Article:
In spite of what many people say, the Millennials are making a positive impact on not only our generation but all of the generations of the last century. This is most evident in today’s organizations and their workplaces. And, this is good. The Millennials are needed to simplify a business ecosystem that is growing entirely too complex and estranged from those who work in them. The Millennials–the oldest are now entering their thirties while the youngest are about to become teenagers–are making a clear statement as to what our organizations must be like if they are going to commit a major segment of their lives to its success.
The Millennials expect to be part of something worthwhile, something they can be proud of. They want to engage in something that makes them feel good after a hard day’s work, and to learn things that are important to them now and in the future.
The Millennials expect the organizations they work with to:
- Take care of the environment,
- Support the community,
- Treat everyone well, and
- Do good.
They expect leaders who:
- Establish and maintain high values,
- Demonstrate proper behaviors,
- Involve others in the setting and achieving goals,
- Create and fulfill a brand promise that they believe in, and
- Enjoy what they do and bring that passion to the organization.
So what is different between the Millennials and the other generations? Let’s look at a simplified chart of the last five generations.
Corporate Culture By Generation
Years Generation Name Dominant Corporate Culture Type
1901 – 1925 the Greatest Generation Hierarchal – military command and control
1926 – 1945 the Depression/War Babies Hierarchal – military command and control
1946 – 1965 the Baby Boomers Clan – family, team, Japanese style management
1966 – 1985 the Gen Xers Market – market/customer/data analytics
1986 – 2005 the Millennials (Generation Y) Adhocracy – innovation in everything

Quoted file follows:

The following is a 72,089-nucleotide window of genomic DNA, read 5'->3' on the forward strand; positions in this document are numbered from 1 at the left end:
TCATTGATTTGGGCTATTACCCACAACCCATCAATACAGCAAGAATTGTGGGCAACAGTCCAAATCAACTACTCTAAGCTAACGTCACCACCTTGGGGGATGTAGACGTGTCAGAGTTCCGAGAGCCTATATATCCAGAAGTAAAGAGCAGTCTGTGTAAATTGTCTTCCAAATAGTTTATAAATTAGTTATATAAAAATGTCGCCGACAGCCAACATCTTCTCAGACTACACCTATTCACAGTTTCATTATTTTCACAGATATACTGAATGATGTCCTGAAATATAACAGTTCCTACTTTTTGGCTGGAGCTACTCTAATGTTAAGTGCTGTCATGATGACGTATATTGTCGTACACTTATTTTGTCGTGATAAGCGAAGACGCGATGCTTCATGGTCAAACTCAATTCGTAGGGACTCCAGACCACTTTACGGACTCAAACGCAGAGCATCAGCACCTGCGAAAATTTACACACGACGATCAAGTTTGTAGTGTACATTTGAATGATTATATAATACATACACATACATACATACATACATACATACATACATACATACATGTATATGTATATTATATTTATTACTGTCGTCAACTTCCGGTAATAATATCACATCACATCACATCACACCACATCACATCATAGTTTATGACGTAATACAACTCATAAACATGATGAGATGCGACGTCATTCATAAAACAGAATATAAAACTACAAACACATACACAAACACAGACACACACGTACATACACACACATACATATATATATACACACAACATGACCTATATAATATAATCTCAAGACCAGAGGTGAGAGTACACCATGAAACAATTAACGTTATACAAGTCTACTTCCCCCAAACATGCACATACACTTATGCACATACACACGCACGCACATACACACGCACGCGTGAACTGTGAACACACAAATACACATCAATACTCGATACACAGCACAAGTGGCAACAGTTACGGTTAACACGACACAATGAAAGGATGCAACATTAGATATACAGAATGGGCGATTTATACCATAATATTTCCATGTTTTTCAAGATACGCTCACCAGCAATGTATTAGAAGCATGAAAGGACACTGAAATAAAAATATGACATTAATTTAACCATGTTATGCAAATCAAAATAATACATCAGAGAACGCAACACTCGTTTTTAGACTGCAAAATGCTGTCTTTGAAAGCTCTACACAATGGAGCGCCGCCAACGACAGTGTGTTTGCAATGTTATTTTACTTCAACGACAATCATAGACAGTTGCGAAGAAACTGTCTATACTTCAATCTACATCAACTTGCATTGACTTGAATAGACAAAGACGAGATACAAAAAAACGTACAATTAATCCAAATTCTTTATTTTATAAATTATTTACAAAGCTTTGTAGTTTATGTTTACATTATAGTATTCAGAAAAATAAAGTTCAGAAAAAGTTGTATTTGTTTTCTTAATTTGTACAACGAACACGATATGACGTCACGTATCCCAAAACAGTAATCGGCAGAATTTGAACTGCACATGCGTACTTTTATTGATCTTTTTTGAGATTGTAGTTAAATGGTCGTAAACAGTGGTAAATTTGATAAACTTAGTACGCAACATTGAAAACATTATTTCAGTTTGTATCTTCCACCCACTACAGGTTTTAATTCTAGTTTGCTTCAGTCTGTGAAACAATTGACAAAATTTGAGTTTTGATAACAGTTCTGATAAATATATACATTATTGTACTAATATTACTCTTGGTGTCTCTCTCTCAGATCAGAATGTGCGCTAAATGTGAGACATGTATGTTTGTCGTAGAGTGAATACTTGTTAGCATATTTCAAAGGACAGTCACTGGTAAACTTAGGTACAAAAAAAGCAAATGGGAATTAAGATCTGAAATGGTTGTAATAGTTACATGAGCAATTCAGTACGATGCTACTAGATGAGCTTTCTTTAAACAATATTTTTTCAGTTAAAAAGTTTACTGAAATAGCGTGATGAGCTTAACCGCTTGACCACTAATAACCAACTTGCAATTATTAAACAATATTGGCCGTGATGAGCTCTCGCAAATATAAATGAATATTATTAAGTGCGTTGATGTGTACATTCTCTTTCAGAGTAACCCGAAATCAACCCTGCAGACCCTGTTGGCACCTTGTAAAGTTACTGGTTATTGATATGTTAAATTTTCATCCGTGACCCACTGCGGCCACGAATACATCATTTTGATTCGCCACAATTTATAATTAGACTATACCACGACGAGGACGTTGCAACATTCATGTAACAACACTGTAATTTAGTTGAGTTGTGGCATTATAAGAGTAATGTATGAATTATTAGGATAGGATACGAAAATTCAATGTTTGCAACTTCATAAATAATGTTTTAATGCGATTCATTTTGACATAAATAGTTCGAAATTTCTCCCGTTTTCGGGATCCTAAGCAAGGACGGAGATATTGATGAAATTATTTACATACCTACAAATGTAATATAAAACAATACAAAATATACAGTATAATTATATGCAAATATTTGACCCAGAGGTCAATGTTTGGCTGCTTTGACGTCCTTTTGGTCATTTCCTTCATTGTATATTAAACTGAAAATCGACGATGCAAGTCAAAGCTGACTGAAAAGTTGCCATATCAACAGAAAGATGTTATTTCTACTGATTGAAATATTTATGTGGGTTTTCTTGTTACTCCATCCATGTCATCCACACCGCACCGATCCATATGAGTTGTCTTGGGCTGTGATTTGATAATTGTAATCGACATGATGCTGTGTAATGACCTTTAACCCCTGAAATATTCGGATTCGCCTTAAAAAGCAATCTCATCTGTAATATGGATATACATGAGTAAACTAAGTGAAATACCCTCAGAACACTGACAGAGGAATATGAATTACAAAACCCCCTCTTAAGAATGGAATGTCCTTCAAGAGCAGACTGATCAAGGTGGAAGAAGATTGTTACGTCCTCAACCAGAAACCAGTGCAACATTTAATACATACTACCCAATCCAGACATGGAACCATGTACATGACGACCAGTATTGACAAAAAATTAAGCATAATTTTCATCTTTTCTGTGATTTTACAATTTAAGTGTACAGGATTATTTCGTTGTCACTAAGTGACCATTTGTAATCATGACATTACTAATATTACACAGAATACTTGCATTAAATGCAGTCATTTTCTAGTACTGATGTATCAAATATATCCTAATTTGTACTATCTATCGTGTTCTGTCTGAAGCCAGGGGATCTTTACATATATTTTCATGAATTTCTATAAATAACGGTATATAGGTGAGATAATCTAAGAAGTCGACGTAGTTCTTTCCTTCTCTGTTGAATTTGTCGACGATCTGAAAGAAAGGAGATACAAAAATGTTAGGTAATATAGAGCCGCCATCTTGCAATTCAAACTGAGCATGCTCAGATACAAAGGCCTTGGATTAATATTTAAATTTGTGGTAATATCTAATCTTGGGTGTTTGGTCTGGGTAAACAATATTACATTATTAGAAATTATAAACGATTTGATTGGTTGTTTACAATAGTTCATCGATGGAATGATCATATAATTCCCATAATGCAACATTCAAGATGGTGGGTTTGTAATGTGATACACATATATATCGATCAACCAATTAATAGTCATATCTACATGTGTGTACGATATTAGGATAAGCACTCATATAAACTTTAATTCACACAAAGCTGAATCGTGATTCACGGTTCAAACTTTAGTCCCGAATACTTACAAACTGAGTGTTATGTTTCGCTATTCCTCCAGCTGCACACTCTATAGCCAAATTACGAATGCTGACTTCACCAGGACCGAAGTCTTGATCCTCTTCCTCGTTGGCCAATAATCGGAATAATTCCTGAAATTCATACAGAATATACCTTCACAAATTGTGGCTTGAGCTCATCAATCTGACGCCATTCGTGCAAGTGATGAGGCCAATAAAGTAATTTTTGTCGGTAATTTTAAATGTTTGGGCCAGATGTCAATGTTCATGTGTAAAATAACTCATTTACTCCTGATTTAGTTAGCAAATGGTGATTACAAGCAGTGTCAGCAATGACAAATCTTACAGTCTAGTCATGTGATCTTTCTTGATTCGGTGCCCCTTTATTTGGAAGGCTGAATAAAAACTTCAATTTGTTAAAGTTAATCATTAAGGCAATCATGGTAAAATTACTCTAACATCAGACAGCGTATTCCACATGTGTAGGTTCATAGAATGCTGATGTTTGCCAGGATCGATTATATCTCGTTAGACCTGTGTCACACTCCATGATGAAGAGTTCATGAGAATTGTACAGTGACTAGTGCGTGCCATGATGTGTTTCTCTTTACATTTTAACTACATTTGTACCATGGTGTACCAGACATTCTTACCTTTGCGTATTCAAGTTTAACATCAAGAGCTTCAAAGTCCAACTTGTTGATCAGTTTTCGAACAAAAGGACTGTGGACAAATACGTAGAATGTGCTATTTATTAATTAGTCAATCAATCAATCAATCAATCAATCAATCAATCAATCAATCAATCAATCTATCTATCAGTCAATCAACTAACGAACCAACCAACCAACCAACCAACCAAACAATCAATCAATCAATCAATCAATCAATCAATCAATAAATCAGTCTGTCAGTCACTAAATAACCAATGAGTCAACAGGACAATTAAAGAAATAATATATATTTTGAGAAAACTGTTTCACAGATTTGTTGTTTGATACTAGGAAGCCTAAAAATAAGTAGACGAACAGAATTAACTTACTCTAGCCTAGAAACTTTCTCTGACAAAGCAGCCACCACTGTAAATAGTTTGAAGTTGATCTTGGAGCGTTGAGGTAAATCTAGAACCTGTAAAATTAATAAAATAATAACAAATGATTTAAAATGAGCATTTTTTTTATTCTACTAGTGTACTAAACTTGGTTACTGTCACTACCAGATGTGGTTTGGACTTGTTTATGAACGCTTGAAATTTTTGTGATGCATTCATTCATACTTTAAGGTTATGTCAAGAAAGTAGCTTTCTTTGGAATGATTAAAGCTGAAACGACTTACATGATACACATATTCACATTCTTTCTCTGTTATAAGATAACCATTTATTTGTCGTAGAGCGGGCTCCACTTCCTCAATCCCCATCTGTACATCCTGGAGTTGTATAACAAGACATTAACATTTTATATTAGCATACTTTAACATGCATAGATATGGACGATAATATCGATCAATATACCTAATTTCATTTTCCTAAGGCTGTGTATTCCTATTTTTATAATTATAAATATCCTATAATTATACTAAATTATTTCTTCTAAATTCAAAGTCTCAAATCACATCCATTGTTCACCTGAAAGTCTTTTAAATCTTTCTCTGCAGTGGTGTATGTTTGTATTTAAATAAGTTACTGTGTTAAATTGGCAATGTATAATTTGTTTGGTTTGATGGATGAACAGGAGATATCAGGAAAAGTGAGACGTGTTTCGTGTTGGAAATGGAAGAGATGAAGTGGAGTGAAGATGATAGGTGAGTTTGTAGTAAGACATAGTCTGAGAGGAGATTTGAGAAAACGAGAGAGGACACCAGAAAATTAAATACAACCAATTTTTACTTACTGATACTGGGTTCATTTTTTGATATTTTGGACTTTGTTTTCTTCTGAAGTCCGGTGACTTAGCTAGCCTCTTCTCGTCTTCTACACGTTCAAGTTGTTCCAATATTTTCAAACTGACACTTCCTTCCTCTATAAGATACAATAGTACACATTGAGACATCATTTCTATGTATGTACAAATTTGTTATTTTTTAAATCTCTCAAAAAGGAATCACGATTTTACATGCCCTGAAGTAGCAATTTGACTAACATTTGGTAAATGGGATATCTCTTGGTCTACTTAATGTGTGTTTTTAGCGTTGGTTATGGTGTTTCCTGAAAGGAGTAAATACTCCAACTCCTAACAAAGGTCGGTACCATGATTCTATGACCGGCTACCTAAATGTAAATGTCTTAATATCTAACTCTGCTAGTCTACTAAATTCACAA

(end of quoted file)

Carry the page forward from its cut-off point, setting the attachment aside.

If my anecdotal evidence is correct, as each generation entered the work place they challenged the Dominant Corporate Culture (their values in words, behaviors, and icons) and adopted a different one, but based on what they had learned from those who had gone before them. Hence, the Baby Boomers broke with tradition to adopt the Japanese management style as a better option than the hierarchal style of the War Babies; the Gen Xers became market/customer focused and defined the customer experience, and the Millennials are trending towards adhocracy to feed their need to be different than all of the preceding generations.
The timing couldn’t be better. Never before have we needed the “out-of-the-box” thinkers to simplify our world, solve the nuances of globalization, and create a truly civilized world. It may be hard for some of us to accept this but like so many new and different things we don’t realize how change is occurring, even if we were in the middle of it.
As the Millennials entered the work force they brought with them a strong desire for a meaningful culture within the organizations they are willing to commit to. This desire comes from their parents, the Gen Xers. The formula to attract and retain the Millennials is clear; develop a strong culture, enlist authentic leaders, create a meaningful brand, engage the stakeholders (including employees and customers), treat everyone fairly, and provide a safe work environment. In reality, the Millennials are not asking for anymore that what the previous generations were hoping for, a great place to work.
Next: The Millennials and the NOW Generation